Politically speaking, environmentalism has been part of a laundry list of good causes since the 1960s. If you thought protecting nature was an important priority, it has long been assumed you also support higher minimum wages, gender parity, lifting up oppressed minorities, and kindred causes. But as the reality of a new environmental economics takes hold, such a moral and ego-gratifying synergism faces increasing intellectual challenges.
Yes, greening is certainly a more evolved form of economic behavior which uses energy and raw materials more efficiently, producing less waste (that is to say, less pollution) in the process. And yes, greening makes a company or a country more internationally competitive. And yes, one can no more opt not to green ones economy than opt not to computerize ones company, simply because the process is costly and difficult.
But a more evolved, efficient and competitive economy is not necessarily one that brings about uniform prosperity. Indeed, it usually seems to work in ways that favor the few over the many, accentuate the have and have-not schism, and increasingly, help bring about a nineteenth century economic inequality based on twenty-first century technology and management approaches.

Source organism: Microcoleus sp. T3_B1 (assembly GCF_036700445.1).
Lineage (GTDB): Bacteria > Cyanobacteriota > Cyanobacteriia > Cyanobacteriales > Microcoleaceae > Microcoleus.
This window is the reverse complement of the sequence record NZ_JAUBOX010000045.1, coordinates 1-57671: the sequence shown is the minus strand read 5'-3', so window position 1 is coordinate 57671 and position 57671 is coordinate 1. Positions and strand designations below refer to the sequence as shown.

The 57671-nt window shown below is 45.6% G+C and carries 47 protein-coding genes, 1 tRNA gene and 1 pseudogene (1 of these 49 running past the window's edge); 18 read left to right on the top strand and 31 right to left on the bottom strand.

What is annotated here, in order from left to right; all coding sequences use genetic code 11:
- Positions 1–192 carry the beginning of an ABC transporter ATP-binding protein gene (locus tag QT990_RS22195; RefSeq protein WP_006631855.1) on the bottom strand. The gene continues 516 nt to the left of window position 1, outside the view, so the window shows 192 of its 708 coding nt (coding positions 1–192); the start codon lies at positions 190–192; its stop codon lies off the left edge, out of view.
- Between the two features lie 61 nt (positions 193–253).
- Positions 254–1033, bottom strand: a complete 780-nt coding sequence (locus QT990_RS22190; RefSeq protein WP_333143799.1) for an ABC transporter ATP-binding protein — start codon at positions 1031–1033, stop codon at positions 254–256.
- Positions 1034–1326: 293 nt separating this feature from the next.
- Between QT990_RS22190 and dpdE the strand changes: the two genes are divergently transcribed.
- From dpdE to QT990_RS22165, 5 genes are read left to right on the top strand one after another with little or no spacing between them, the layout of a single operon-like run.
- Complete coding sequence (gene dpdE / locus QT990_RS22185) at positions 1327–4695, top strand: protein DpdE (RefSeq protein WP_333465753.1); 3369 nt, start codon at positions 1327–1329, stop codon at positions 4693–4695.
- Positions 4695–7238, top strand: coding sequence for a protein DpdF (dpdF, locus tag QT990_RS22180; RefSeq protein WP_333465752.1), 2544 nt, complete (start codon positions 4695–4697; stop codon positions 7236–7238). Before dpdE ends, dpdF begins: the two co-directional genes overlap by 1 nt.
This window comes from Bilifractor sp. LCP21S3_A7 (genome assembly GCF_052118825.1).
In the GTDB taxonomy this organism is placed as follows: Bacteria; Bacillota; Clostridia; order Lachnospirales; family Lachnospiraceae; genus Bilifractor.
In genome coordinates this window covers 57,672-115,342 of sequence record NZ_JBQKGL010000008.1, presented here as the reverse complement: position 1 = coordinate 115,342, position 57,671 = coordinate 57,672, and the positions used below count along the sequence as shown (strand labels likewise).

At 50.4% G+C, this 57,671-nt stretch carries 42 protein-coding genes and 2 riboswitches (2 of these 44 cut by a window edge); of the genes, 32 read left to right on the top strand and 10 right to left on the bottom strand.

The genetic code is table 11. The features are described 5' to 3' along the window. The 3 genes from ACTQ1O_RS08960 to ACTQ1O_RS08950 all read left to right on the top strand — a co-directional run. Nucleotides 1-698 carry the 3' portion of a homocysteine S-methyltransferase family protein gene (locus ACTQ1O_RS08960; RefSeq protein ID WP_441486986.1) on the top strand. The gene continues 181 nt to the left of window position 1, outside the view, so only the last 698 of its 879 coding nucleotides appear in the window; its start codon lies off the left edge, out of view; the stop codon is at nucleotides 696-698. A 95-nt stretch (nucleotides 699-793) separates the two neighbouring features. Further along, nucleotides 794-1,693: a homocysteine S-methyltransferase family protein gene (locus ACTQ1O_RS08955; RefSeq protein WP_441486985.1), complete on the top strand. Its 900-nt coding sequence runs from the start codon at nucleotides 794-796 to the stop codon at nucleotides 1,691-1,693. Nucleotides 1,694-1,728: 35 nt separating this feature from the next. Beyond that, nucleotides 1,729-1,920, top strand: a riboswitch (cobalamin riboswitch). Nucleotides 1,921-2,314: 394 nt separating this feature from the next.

The dirty little secret of environmental economics is that the greening of the U.S. economy, so long a questing beast of the American environmental community, is by its very nature bringing about changes more akin to social darwinism than to social justice.
Environmental regulations are proportionately far more painful for small firms than Fortune 500 giants; the near doubling of unemployment among middle managers since 1960 is closely related to corporate restructuring indistinguishable from greening initiatives; countless unskilled union members have fallen from the middle class because of efficiency-based, ecologically sound capital investments.
It is easy and comforting to side with the angels on every issue. The pinch comes when support for one set of good works precludes support for another. Soon enough, environmentalists may have to decide whether they want a super-efficient, ecologically sound and sustainable society, purchased at the expense of Americans whose place at the table was tied to performing inefficient marketplace functions, or a less ecologically sound society with a social system not so warped by extremes; whether to fight to preserve the endangered American middle class, or Americas natural ecology. Which side are you on?
© Michael Silverstein